Anchoring techniques


We have learned many anchoring techniques the hard way. One of the worst occasions saw us wrap three times around an old mooring block during current changes in La Paz, Mexico. After hours of troubleshooting and a dive into brackish fast-moving water, we sailed around three times in a counter-clockwise direction and were freed. If we had turned the rudder from one side to the other after each current switch, we never would have had the problem in the first place. On another occasion, we rolled so violently in swell that we didn’t sleep a wink and I was tossed from the bed.

There are a few techniques for anchoring in swell, current, foul ground and strong wind that can improve safety and comfort.

Anchoring in swell
Anchoring in an area subject to moderate ocean swell can be very uncomfortable. The boat will roll violently in swell that is more than 45 degrees off the wind angle. It can also be uncomfortable with the bow or stern directly into swell, as the pitching and plunging causes the transom to smack the surface of the water. The most comfortable position for the boat is between 15 to 35 degrees off the direction of the swell. This can be accomplished in two main ways.

The winch bridle: The simplest solution is to set up a winch bridle. A line is tied to the anchor rode with a rolling hitch and taken back to a cockpit winch where it is tightened. This changes the angle of the boat relative to the wind. The downside of the wind bridle is that the boat may begin to “sail” forward due to windage on the side of the hull. In such a case, it is better to deploy a stern anchor.

Setting up a winch bridle:
1) Set the anchor.

2) Back down on the anchor to make sure it is secure.

3) Tie a line to the anchor rode using a rolling hitch and bring it back to a cockpit winch. Release approximately 20 feet of anchor rode. Winch in on the second line to change the angle of the boat relative to the wind. By playing around with the lengths of the anchor rode and winch bridle, you can adjust the angle of the boat.

The stern anchor: More effecting than the winch bridle but more work to set up is the stern anchor. The stern anchor provides more security and is better at creating a stable angle.

Setting a stern anchor:
1) Set anchor 1.

2) Back down on the anchor to ensure it is secure. Pay out more anchor rode than the intended scope to facilitate setting anchor 2 (stern anchor).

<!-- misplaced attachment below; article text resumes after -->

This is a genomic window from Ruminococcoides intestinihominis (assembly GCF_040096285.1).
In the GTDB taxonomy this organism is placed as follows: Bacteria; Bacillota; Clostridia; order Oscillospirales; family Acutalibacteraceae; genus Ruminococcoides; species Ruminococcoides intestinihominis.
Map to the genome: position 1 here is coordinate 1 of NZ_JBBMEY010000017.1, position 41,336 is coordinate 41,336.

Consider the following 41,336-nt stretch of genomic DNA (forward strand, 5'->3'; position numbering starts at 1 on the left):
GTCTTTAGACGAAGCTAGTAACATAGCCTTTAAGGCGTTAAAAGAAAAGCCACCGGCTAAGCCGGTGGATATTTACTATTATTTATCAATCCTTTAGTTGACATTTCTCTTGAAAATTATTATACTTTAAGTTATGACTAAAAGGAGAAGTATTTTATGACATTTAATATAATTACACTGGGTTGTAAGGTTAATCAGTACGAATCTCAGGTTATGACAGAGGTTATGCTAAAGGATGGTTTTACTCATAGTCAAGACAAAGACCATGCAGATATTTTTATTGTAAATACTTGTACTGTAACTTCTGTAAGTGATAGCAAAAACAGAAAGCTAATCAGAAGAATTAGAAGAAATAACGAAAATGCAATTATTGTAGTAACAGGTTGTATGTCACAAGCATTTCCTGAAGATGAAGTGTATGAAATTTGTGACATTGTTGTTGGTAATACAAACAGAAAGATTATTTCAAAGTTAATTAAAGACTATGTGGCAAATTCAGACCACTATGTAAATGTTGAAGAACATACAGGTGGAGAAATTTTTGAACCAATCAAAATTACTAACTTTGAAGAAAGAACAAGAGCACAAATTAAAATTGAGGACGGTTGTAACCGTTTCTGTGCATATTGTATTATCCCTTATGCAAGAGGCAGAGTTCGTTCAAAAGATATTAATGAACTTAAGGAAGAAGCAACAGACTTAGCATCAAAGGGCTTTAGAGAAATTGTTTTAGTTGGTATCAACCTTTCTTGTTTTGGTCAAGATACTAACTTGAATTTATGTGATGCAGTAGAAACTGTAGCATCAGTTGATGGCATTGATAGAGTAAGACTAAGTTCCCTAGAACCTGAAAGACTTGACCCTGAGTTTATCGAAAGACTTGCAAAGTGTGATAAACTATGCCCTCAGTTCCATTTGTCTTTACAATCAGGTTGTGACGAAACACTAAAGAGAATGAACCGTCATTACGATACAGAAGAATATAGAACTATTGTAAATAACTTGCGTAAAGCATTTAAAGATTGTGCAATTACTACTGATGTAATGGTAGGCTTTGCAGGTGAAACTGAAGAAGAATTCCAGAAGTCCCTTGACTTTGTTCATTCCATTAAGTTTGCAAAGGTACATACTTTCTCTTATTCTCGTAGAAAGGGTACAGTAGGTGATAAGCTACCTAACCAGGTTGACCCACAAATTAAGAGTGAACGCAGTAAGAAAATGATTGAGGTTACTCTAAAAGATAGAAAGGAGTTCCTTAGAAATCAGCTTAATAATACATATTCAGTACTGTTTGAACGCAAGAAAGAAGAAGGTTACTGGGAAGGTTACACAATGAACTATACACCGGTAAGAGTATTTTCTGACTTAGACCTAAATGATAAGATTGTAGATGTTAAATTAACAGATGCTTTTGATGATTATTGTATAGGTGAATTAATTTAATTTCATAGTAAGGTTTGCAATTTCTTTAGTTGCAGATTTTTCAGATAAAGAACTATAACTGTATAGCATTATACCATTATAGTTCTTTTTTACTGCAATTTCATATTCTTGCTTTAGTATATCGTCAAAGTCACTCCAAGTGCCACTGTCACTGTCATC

3) Take out anchor 2 in the dinghy to a minimum 5:1 ratio. Drop the anchor.

4) Take in the slack of anchor 2 and use a cockpit winch to set it. Winch in anchor 1 to the desired scope and pay out the line on the stern anchor. Keep both anchors relatively taught to maintain location and angle of the boat.

Anchoring in current
The Bahamian moor: This is an effective way of anchoring in a strong current. It consists of two anchors off the bow — one set upstream and one set downstream of the boat’s location. This method is most useful in river estuaries and bays with constricted entrances where there are high current speeds and frequent direction changes. It is also useful in crowded anchorages subject to current in order to prevent boats from wandering into each other.

Setting a Bahamian moor:
1) Set anchor 1 and back down on it at 3:1 scope to make sure it is secure.

2) Feed out twice the anchor rode that you require and drop anchor 2. For example, if you wish to be on 5:1 scope, then feed out 10:1.

3) Winch in the first anchor while paying out line for the second anchor until the boat is halfway between the two anchor locations. Tighten in on the anchor 2 rode to help it set by making a loop in the rode and putting it on a winch. Once set, take the loop off the winch and loosen the line.

4) When the current switches, the boat will be tethered by anchor 2. It might require some snugging of the now loose anchor 1 rode. Setting the rudder hard over to one side will influence the direction in which the boat turns on the current switch. Turning the rudder hard to the other side after each current switch will help prevent the two anchor rodes from twisting together.